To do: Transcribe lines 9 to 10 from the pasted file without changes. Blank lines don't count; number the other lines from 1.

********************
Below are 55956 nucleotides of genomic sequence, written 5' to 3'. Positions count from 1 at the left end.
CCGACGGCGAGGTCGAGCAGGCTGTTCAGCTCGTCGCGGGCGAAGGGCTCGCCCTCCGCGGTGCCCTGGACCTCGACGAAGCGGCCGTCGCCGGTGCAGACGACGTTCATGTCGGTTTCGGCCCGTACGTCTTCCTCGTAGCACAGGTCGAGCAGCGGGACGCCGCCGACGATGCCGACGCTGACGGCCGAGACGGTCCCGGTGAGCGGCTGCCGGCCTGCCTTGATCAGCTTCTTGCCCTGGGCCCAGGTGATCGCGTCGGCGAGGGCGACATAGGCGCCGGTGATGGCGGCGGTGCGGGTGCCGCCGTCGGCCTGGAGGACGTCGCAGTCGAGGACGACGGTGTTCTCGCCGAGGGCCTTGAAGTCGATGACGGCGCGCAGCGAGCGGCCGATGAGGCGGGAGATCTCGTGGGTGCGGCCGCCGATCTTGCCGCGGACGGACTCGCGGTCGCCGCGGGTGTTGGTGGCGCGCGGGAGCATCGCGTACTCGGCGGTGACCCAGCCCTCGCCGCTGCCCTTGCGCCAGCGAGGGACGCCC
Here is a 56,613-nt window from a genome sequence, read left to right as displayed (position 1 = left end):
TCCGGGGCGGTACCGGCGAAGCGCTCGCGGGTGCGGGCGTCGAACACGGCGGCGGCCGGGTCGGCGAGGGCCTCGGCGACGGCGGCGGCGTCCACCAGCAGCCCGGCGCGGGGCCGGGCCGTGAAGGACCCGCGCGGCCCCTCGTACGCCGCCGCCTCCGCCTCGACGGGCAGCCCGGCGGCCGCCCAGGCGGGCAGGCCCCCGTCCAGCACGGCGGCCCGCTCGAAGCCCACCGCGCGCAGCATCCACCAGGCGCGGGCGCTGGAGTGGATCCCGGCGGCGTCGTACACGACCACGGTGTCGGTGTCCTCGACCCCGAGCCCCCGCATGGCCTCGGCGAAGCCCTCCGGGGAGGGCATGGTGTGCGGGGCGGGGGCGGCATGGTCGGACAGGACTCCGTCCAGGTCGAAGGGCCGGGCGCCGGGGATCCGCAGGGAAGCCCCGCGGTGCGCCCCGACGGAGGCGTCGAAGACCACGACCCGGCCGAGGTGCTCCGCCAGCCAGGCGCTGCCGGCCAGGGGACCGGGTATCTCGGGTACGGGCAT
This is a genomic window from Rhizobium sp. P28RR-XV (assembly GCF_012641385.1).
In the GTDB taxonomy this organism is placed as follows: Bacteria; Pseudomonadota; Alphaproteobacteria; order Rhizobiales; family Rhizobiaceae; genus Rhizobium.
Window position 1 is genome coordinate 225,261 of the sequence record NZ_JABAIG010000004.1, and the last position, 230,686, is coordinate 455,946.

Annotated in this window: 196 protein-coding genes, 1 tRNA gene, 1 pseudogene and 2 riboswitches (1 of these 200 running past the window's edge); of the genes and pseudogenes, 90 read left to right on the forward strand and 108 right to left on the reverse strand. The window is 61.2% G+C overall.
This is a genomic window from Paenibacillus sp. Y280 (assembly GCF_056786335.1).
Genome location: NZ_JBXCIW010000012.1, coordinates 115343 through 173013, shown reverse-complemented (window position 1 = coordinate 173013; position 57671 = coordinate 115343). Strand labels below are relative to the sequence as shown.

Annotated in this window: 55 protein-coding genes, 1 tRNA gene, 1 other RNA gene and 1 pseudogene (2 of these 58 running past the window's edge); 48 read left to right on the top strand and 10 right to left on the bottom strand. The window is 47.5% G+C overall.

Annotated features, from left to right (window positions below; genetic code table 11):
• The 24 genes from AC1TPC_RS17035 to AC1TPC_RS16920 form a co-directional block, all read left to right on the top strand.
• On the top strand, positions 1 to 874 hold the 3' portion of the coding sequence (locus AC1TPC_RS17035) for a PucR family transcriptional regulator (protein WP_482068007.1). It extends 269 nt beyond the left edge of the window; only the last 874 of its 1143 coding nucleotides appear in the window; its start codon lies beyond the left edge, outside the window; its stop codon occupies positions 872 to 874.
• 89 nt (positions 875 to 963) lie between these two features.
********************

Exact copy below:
This is a genomic window from Paenibacillus sp. Y280 (assembly GCF_056786335.1).
Genome location: NZ_JBXCIW010000012.1, coordinates 115343 through 173013, shown reverse-complemented (window position 1 = coordinate 173013; position 57671 = coordinate 115343). Strand labels below are relative to the sequence as shown.